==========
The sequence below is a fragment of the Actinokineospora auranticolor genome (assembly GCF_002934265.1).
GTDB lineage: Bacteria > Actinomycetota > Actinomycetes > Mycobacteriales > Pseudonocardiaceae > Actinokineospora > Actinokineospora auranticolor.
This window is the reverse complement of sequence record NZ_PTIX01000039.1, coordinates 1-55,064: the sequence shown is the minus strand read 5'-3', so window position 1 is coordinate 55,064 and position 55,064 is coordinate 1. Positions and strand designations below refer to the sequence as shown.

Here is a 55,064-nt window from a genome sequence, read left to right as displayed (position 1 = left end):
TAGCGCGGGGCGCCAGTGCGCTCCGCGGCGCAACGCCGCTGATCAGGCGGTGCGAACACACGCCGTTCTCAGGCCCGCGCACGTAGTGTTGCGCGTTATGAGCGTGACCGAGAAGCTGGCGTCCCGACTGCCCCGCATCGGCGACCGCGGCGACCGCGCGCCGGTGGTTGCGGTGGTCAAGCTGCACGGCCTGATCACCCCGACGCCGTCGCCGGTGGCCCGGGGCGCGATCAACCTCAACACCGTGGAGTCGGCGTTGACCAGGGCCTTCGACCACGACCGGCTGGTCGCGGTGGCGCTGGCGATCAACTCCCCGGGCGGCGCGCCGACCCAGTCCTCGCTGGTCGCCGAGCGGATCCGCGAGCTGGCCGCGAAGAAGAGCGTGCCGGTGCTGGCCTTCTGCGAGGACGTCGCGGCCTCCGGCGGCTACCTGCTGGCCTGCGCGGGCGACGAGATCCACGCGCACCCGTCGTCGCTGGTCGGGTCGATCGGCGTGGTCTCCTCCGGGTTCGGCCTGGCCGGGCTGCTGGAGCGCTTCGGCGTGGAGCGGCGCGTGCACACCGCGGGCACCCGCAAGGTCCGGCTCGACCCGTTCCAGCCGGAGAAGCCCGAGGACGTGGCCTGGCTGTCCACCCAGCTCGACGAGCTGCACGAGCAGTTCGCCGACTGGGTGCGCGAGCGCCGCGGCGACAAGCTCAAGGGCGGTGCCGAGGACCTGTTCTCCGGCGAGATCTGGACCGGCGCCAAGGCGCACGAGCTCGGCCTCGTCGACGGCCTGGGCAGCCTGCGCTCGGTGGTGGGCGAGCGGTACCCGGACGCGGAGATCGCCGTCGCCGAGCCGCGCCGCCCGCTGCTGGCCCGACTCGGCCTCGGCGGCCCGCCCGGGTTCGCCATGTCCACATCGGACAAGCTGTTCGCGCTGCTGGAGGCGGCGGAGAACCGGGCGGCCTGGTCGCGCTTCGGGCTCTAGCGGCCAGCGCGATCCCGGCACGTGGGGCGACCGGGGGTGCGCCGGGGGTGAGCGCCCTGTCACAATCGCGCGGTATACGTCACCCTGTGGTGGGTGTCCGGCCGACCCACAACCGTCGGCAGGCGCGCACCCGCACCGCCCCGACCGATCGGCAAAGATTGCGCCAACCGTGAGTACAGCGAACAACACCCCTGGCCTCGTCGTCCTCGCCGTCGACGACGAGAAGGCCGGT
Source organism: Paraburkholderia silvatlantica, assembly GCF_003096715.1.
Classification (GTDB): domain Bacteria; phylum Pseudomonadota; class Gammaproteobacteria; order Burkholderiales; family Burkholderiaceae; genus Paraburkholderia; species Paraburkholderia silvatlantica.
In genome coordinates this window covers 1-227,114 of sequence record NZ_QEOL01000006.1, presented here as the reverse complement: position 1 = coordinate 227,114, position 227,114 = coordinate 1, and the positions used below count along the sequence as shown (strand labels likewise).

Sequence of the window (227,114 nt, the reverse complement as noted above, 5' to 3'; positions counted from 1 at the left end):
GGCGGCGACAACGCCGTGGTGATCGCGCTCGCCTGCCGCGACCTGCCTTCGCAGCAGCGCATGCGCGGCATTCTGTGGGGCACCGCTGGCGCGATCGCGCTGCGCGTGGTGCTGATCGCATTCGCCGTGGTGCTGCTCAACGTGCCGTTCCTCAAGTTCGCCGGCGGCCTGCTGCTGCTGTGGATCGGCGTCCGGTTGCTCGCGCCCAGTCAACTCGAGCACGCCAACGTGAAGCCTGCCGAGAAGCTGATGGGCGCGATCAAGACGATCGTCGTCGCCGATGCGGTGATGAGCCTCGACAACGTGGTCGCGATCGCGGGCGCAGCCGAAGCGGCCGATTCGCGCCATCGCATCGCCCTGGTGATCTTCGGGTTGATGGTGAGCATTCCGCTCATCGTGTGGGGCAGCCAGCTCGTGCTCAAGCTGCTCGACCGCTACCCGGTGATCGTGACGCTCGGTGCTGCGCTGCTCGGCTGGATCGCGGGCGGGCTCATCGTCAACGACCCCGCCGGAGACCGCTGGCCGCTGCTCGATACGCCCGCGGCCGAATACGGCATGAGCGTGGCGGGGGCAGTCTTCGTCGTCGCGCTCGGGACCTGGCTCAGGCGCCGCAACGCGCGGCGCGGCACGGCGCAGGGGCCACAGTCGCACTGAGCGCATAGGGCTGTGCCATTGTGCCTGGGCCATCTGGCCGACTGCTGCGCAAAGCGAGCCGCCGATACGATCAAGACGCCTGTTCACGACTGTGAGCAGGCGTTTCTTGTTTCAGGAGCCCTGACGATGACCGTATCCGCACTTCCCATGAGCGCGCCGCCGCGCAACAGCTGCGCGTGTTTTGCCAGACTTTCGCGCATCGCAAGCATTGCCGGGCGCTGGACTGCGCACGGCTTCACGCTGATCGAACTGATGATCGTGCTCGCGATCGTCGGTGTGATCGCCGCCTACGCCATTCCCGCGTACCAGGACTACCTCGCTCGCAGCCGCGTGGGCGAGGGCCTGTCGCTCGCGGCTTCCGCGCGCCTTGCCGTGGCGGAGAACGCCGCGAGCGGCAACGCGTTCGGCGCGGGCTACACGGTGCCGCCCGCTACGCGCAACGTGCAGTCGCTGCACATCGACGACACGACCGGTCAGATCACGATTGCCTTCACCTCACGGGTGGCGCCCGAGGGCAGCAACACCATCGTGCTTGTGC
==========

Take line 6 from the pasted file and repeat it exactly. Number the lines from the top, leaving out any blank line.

Source organism: Paraburkholderia silvatlantica, assembly GCF_003096715.1.